And there’s a chance you’ll also see other creatures feeding on the fish, such as bears and eagles! That leads me to the next section on things to do in Valdez, Alaska… wildlife viewing!
20. Wildlife viewing
I’d be remiss if I didn’t include a section purely about wildlife viewing!
From humpback whales and bears galore, to bald eagles and sea lions, keep your eyes peeled wherever you go!
Boat tours are typically best for seeing puffins, seals, sea lions, sea otters, whales, and porpoises.
Look up in the trees as you’re walking around town- we learned from locals that some black bears even wander around in the suburbs!
And anywhere you can find fish and salmon, keep an eye out for bears as well. I hope this goes without saying, but you’ll want to keep your distance and just see them from afar!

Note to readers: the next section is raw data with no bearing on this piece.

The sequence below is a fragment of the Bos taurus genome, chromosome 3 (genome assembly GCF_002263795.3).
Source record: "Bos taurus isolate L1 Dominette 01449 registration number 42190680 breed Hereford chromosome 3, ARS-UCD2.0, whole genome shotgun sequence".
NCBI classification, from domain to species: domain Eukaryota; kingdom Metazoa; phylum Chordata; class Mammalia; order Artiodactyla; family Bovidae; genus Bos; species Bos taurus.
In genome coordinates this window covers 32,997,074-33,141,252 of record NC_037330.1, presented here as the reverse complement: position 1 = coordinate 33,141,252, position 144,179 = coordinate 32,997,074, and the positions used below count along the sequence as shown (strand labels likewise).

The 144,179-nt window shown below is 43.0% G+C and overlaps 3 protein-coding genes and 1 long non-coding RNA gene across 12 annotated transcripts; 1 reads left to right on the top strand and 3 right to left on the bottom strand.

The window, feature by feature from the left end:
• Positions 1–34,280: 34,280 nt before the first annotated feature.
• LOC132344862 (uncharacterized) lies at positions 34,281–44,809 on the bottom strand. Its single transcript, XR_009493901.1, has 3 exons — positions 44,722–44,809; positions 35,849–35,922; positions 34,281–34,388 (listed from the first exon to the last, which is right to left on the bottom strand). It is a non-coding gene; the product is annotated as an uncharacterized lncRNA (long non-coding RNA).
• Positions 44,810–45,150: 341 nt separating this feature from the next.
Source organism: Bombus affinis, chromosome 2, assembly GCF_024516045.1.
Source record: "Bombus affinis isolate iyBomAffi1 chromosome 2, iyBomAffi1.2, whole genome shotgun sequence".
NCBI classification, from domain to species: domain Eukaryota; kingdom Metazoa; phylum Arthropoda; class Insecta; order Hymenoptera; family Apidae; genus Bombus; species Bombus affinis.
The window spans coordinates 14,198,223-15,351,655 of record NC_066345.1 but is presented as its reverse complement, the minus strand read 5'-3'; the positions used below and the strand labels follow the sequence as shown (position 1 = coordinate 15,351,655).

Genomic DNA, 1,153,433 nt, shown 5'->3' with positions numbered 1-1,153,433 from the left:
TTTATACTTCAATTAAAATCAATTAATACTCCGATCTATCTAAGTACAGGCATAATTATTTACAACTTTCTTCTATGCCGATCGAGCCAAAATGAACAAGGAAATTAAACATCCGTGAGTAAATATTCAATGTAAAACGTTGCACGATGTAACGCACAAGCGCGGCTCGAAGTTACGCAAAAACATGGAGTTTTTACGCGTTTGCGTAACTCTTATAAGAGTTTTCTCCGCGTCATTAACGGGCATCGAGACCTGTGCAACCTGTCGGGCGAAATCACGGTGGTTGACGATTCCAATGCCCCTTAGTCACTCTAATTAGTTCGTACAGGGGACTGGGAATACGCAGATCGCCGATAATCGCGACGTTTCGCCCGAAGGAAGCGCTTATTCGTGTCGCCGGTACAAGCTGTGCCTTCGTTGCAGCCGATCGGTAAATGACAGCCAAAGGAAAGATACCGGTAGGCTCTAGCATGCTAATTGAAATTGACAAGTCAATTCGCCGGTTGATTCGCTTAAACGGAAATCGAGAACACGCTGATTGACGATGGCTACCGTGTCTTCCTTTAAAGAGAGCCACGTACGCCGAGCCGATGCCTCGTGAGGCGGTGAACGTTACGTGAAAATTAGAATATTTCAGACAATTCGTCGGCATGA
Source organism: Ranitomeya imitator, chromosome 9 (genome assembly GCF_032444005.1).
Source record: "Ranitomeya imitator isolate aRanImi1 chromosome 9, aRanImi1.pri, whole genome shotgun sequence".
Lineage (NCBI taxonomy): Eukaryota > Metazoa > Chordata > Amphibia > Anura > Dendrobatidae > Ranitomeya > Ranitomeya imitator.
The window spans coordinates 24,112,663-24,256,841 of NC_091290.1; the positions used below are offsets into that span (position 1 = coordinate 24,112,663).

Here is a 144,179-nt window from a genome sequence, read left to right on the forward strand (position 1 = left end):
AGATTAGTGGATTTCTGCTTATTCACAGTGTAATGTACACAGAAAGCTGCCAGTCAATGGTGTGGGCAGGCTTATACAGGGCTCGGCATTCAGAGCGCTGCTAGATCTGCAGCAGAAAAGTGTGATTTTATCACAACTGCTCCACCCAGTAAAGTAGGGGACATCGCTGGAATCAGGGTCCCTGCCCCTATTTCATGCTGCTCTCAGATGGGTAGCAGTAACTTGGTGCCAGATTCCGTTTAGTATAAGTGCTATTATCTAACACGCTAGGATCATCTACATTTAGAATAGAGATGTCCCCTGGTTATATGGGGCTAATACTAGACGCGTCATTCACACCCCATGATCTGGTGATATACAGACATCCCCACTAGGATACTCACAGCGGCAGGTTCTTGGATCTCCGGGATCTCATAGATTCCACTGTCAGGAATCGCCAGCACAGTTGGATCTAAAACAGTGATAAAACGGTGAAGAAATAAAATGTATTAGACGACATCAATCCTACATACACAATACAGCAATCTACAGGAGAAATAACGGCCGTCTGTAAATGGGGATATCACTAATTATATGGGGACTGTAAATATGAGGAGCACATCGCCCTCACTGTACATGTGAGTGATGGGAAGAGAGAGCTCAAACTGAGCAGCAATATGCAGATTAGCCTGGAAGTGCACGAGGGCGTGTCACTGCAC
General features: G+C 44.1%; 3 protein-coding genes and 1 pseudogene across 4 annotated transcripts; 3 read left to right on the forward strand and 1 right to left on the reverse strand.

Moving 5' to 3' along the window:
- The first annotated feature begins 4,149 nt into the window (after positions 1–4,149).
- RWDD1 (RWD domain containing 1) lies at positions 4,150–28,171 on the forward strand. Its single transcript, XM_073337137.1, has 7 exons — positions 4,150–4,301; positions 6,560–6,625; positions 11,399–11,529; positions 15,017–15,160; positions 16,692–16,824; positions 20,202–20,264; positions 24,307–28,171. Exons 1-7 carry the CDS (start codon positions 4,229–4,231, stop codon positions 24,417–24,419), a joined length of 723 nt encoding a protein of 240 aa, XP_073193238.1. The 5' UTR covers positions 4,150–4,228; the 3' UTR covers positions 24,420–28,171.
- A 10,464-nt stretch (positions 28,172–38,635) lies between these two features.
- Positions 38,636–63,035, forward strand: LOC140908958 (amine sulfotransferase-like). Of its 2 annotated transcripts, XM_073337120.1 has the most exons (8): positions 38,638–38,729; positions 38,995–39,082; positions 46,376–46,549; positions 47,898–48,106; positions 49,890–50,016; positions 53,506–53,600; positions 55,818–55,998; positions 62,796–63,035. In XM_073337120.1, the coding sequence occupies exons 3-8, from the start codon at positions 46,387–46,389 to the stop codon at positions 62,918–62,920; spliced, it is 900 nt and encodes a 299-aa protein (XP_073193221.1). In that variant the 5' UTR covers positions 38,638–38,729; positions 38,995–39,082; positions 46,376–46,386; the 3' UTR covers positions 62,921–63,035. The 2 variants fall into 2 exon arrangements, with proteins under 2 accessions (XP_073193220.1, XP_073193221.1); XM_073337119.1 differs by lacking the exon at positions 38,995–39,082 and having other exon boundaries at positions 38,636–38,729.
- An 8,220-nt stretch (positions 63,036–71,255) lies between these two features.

21. Winter Activities
Come snowfall, Valdez offers incredible winter activities such as:
- ice climbing
- fat bike riding
- cross-country skiing
Famous for its great snow- especially in nearby Thompson Pass, which is the snowiest place in Alaska- Valdez is perfect for winter snow sports!
People come from all around to experience the snow capital of the United States.
I hope you can see what a magical place Valdez is!
With incredible mountain views, waterfalls, oceanfront, and glaciers, it is definitely worth visiting!
If you’ve ever been and can think of more things to do in Valdez, comment below!
And if you’re visiting Alaska, here are more helpful posts for you:
- The Ultimate Alaska Itinerary
- 50 Best Places to Visit in Alaska
- 36 Things to Do On the Kenai Peninsula